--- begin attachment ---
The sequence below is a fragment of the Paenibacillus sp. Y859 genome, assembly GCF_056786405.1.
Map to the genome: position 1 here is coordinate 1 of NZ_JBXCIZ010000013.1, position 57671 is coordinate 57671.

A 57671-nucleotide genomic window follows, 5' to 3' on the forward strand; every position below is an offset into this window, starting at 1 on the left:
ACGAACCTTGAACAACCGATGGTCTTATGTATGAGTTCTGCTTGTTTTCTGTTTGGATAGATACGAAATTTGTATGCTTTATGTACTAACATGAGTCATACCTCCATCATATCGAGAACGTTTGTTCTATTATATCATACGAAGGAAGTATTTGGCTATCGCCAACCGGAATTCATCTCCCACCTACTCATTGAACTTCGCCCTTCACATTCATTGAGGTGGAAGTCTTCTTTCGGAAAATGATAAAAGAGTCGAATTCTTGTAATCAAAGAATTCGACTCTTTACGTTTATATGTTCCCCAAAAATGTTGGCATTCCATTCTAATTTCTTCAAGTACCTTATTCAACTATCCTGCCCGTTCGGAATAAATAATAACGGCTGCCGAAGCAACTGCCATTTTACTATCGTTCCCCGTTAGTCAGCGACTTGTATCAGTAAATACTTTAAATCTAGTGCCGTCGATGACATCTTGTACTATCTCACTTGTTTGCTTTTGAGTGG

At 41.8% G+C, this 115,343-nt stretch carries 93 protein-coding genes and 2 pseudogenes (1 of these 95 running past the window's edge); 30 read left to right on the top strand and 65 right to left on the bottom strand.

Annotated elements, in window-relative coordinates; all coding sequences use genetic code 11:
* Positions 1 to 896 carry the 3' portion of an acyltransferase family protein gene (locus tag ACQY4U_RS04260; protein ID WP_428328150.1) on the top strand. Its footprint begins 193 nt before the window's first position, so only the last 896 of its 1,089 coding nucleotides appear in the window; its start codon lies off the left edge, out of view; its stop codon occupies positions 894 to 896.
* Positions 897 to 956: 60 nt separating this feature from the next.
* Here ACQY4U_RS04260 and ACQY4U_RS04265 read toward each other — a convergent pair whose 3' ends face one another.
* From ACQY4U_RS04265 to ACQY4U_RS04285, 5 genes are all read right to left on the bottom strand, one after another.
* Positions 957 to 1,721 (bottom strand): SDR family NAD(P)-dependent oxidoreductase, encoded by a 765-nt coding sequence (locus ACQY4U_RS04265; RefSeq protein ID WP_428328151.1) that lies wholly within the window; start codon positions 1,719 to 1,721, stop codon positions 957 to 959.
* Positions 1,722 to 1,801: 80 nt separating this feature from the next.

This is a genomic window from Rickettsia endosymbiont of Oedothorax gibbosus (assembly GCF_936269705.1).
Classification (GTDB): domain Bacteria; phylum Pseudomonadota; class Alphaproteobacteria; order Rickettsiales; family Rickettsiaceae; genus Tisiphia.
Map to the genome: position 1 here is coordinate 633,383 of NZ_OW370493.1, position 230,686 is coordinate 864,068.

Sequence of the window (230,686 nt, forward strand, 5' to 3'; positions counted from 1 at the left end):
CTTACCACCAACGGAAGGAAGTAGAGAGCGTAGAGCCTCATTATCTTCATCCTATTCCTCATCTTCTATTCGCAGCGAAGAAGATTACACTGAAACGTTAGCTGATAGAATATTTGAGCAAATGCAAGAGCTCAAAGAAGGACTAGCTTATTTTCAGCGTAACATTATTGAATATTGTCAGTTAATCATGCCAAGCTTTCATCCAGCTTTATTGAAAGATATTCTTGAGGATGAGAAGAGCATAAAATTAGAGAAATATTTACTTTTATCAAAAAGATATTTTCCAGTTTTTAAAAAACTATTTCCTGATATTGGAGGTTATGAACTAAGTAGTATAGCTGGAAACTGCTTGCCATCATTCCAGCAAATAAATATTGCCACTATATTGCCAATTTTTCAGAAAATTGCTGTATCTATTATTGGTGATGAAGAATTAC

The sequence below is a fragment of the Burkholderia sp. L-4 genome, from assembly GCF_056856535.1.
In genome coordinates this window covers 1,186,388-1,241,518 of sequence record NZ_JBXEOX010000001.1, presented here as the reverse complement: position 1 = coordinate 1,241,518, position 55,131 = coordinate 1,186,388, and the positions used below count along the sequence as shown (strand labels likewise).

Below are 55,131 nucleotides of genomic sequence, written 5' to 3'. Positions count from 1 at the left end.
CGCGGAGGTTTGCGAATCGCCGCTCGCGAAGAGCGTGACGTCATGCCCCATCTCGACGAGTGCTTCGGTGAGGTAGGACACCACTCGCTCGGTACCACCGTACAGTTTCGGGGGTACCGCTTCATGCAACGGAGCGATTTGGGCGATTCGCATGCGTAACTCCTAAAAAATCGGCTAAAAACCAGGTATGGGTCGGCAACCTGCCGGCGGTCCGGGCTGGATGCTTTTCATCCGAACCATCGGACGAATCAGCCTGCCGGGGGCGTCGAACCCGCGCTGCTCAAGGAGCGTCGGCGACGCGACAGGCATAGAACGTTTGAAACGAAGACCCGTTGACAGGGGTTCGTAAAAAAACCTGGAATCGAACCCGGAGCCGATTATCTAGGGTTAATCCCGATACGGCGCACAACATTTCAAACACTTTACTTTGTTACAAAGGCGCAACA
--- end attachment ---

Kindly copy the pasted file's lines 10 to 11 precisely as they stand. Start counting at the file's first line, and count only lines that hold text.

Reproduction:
* From ACQY4U_RS04265 to ACQY4U_RS04285, 5 genes are all read right to left on the bottom strand, one after another.
* Positions 957 to 1,721 (bottom strand): SDR family NAD(P)-dependent oxidoreductase, encoded by a 765-nt coding sequence (locus ACQY4U_RS04265; RefSeq protein ID WP_428328151.1) that lies wholly within the window; start codon positions 1,719 to 1,721, stop codon positions 957 to 959.